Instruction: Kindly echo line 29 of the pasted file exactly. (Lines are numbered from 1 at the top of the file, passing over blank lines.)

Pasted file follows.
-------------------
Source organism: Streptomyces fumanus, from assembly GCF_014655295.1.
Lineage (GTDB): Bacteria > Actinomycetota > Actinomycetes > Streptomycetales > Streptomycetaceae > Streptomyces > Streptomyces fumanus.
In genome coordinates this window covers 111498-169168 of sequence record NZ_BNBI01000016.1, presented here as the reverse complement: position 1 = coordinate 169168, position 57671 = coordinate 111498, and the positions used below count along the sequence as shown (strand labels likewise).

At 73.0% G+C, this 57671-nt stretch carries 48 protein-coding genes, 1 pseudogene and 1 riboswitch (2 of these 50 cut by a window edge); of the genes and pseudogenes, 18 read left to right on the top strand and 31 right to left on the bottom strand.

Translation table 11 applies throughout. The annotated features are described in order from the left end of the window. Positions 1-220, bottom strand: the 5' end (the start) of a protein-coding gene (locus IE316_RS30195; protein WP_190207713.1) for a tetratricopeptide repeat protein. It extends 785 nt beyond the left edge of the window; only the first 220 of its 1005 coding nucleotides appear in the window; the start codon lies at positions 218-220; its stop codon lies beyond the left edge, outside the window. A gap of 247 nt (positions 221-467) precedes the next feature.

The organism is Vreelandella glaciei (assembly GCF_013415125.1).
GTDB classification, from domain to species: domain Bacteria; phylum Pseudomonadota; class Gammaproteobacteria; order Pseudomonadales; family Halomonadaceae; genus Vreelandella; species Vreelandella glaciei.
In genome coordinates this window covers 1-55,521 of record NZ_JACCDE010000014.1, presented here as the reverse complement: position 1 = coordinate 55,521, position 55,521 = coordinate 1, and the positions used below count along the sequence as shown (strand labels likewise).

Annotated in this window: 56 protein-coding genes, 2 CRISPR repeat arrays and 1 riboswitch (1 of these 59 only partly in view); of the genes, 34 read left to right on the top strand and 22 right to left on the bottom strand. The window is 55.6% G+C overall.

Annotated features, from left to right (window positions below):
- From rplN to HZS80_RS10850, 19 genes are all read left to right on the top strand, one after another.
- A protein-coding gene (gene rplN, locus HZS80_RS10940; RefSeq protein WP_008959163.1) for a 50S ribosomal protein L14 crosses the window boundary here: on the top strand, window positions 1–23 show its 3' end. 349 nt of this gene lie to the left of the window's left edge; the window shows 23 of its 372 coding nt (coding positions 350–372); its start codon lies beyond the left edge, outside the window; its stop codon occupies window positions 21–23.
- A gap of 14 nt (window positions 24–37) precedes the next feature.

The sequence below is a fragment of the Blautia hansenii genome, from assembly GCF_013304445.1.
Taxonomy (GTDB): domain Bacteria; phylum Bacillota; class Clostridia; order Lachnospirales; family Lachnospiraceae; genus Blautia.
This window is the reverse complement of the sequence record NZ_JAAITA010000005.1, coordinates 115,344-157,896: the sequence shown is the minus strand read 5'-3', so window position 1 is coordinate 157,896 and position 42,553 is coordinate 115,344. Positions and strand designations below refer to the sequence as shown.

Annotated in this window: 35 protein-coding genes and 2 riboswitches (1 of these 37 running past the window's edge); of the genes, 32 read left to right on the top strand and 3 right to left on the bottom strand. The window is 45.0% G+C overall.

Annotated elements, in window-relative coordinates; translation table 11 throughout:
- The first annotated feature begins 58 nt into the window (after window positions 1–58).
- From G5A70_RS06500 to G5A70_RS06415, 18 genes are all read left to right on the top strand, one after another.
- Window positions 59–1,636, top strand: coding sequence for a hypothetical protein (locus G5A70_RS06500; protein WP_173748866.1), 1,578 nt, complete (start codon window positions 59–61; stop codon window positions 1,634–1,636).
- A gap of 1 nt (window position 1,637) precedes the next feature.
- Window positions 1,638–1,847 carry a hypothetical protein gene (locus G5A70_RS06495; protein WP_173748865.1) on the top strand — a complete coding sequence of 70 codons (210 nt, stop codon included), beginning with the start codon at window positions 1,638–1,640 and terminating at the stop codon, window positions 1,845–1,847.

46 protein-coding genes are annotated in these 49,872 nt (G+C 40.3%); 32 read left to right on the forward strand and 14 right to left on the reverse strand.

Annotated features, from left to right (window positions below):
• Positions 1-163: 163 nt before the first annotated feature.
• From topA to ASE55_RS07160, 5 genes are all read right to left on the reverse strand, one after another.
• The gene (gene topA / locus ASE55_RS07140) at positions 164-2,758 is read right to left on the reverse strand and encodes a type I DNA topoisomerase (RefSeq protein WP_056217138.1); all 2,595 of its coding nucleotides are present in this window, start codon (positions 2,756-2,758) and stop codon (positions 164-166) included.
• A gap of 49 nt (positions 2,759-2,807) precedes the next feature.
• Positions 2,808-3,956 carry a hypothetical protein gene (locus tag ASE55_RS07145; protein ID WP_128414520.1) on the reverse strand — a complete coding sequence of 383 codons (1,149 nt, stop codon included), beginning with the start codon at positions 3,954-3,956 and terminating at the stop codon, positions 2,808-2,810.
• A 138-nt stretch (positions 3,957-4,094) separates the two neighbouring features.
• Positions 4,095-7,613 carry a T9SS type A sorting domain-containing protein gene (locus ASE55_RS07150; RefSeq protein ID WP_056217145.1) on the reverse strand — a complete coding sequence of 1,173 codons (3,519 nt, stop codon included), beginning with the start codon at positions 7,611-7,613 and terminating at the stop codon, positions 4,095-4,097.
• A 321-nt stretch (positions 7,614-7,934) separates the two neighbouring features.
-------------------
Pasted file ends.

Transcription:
• A gap of 49 nt (positions 2,759-2,807) precedes the next feature.